“This is a variant that we are concerned about and that we really want to keep it down for as long as we can,” she said. “This is because, according to English authorities, it is up to 50 percent more contagious and possibly more serious than other variants.” 

In a statement last week, her agency said the delta variant was “worrying”. 

The Danish Patient Safety Authority on Tuesday called for all residents in the areas surrounding the schools and kindergarten in Hillerød to get tested, and said that the authorities were increasing test capacity in the area, and also putting out “test ambassadors” on the streets.  

So how is it going in Denmark right now? 

Pretty well.

Despite the lifting of most restrictions, the number of cases registered daily remains low, even if the 353 reported on Wednesday is above the recent trend of under 200 cases a day, the share of positive tests is also slightly up at 0.37 percent. 

Just 93 people are now being treated in hospital for coronavirus, the lowest since September 23rd last year.

And how’s it going in the UK? 

Not so good, but not terrible either. Overall case numberS remain low, but they are starting to climb again despite the UK’s impressive vaccination rate.

The worry is the Delta variant – first discovered in India – which now makes up 90 percent of new cases in the UK and which experts agree is around 40 percent more transmissible than other variants.

England’s Chief Medical Officer Chris Witty told a press conference on Monday that cases are rising across the country.

It is concerns over this variant that has lead the British government to delay the latest phase of lockdown easing – initially scheduled for June 21st – for another four weeks.

So will Denmark follow the UK’s trend? 

Probably. Christian Wejse, an epidemiologist at Aarhus University, told The Local that he believes it is inevitable that the Delta variant will eventually become dominant in Denmark too. 

“If it’s true that delta variant is 50 percent or 70 percent more contagious than the B117 (Alpha or UK variant), then I think, in the long run, we’ll see that it takes over because that’s what more contagious viruses do.,” he said. “I think that’s also what the health authorities assume it’s going to happen.”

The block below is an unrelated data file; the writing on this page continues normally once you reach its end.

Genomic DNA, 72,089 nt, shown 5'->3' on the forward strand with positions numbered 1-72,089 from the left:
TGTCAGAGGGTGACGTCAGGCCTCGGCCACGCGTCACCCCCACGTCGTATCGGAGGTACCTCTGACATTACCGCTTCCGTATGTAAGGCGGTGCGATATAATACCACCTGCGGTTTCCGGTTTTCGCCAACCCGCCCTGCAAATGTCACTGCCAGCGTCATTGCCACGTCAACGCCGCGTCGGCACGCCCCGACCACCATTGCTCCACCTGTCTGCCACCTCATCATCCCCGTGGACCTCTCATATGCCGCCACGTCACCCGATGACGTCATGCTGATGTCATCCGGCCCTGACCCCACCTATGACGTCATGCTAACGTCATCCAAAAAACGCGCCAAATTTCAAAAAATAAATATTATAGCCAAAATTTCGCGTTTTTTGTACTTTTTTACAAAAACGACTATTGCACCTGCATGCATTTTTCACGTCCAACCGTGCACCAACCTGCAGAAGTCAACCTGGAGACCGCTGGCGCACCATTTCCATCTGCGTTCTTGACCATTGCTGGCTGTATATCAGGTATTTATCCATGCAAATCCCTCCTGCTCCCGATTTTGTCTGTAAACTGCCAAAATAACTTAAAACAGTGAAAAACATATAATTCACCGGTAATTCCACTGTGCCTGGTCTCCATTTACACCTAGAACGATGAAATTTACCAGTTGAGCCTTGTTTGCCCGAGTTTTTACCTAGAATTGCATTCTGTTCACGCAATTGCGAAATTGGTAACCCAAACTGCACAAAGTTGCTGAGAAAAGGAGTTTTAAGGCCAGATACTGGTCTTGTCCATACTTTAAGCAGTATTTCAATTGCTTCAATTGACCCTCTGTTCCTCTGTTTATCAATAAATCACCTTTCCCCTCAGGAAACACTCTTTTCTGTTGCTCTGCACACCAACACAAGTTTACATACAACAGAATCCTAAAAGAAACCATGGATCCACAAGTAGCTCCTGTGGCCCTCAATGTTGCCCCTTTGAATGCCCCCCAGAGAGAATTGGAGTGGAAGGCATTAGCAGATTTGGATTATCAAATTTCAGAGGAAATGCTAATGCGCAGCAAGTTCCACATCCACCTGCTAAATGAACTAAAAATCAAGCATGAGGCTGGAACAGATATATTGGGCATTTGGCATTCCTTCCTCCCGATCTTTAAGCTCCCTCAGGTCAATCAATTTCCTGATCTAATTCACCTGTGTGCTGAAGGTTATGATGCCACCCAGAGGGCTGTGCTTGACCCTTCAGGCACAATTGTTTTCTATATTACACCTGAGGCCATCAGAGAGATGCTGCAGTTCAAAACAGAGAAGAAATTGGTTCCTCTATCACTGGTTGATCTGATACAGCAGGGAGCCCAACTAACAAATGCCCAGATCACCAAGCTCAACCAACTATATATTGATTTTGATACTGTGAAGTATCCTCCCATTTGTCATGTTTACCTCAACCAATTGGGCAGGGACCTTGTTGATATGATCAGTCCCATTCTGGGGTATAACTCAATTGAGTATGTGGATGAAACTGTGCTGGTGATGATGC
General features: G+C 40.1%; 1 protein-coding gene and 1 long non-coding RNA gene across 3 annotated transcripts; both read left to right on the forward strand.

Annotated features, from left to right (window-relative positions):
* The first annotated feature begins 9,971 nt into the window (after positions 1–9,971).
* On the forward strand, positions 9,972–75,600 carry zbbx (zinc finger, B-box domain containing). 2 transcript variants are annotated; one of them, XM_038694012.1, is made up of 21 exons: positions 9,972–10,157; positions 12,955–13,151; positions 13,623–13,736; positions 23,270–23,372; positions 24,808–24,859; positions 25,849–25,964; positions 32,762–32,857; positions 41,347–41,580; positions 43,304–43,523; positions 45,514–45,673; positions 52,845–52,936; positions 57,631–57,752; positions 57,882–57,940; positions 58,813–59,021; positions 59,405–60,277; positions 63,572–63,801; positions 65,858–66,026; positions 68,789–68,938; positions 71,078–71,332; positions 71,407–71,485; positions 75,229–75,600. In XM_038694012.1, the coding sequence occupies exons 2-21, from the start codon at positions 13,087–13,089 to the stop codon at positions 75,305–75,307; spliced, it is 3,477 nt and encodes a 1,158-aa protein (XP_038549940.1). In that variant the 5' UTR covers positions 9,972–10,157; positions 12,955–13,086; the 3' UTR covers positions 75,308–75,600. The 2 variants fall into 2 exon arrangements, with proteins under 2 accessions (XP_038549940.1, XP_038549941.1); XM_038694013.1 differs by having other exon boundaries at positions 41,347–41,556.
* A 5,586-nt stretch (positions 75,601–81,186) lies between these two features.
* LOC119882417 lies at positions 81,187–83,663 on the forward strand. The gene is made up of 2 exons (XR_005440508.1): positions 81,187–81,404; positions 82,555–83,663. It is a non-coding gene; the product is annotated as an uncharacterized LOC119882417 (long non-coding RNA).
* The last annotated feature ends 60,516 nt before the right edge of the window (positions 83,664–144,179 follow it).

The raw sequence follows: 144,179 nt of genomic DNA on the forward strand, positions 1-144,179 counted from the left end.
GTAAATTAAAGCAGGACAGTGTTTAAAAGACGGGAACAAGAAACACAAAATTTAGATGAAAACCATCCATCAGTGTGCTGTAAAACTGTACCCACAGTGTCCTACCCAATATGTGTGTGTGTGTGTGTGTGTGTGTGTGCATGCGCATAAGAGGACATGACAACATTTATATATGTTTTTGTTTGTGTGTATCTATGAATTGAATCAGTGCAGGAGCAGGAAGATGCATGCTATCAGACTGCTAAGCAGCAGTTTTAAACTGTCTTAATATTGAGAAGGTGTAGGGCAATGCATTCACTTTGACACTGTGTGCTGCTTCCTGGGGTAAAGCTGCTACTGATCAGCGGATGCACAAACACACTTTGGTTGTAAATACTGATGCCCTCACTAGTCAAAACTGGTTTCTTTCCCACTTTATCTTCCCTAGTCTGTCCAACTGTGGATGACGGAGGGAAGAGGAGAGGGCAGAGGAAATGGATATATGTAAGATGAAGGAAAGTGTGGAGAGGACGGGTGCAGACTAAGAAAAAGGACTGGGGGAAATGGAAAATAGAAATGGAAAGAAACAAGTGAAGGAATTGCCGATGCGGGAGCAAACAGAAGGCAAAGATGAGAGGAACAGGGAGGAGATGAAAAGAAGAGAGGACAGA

How much of a problem would that be? 

Not necessarily too much of a problem, according to Wejse.

For a start, he predicts that the end of the school term and the good summer weather should stop the virus spreading too rapidly for the next two months or so, meaning it will take longer to take over than the British variant did. 

B117 came at a time where the epidemic was rolling in Denmark at a very high level, back in December and January. Now the epidemic is growing much, much slower. That means it’s probably going to take more time,” he said. 

And by the time it does take over, in September perhaps, vaccination levels should be high enough to blunt its impact. 

“I seriously think and hope that, that when we get to the next fall, we’ll be in a different situation. There will be small outbreaks, but not really any big time spread, like we had last fall.” 

“At least with the Pfizer-BioNTech vaccine, there’s data indicating the difference in terms of protection [from the delta variant] is quite small. So, there will be very good protective effects of the vaccines, so I’m certainly confident that it will be much less of a problem when we have a high vaccination coverage, which I assume we will have when we get into September.”